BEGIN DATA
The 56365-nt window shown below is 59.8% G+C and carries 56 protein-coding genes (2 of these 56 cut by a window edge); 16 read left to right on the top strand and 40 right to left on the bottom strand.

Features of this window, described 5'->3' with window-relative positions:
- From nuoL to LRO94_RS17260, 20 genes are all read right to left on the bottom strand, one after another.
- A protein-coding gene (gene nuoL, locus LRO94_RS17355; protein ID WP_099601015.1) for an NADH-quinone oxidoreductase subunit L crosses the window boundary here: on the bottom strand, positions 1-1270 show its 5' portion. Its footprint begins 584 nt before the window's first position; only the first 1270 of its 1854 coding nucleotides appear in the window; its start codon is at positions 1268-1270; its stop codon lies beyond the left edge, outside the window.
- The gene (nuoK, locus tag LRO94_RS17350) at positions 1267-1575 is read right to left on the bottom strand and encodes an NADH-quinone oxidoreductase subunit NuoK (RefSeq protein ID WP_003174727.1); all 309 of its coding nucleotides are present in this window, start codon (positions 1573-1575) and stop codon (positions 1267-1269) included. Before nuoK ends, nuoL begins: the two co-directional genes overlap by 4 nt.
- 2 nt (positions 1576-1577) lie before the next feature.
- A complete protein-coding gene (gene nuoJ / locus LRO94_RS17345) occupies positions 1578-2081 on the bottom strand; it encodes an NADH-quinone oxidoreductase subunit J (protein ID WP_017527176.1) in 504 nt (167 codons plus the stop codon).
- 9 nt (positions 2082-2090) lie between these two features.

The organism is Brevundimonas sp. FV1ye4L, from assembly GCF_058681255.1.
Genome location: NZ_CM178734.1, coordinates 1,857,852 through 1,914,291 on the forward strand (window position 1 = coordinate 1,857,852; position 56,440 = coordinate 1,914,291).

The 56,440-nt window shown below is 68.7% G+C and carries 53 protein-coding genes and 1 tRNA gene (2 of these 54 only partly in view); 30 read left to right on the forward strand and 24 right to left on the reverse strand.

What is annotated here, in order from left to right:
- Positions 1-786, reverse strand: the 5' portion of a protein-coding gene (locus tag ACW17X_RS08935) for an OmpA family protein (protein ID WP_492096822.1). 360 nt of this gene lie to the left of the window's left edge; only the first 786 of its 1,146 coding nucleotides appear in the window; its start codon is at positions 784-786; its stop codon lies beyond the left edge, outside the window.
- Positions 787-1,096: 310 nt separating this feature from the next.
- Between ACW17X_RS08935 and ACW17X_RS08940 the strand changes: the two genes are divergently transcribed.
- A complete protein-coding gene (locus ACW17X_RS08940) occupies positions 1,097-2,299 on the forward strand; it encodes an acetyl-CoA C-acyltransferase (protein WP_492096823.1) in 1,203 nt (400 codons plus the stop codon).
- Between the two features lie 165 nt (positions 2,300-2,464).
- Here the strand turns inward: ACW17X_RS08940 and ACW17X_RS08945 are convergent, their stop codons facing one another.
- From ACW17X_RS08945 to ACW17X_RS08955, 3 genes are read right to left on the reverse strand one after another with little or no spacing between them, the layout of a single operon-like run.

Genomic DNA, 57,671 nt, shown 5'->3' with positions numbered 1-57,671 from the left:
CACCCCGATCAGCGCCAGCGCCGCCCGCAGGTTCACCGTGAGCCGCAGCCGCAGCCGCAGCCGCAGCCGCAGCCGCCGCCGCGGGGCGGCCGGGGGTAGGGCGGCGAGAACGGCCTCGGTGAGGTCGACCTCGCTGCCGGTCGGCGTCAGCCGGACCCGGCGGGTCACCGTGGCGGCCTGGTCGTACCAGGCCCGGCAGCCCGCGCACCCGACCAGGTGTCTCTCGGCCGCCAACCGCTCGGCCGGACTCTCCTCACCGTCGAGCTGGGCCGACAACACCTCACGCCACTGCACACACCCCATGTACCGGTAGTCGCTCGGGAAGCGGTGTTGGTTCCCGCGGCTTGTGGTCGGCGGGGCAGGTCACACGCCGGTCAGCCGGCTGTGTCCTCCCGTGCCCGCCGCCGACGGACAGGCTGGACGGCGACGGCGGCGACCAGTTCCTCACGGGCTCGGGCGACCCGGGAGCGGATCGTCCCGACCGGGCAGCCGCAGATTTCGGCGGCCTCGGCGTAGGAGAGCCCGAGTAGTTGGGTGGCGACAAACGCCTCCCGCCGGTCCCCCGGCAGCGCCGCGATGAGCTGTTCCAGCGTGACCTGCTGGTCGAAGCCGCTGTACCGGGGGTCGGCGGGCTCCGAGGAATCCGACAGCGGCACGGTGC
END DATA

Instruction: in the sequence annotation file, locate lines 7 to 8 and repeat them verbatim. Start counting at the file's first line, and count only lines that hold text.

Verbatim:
- A complete protein-coding gene (gene nuoJ / locus LRO94_RS17345) occupies positions 1578-2081 on the bottom strand; it encodes an NADH-quinone oxidoreductase subunit J (protein ID WP_017527176.1) in 504 nt (167 codons plus the stop codon).
- 9 nt (positions 2082-2090) lie between these two features.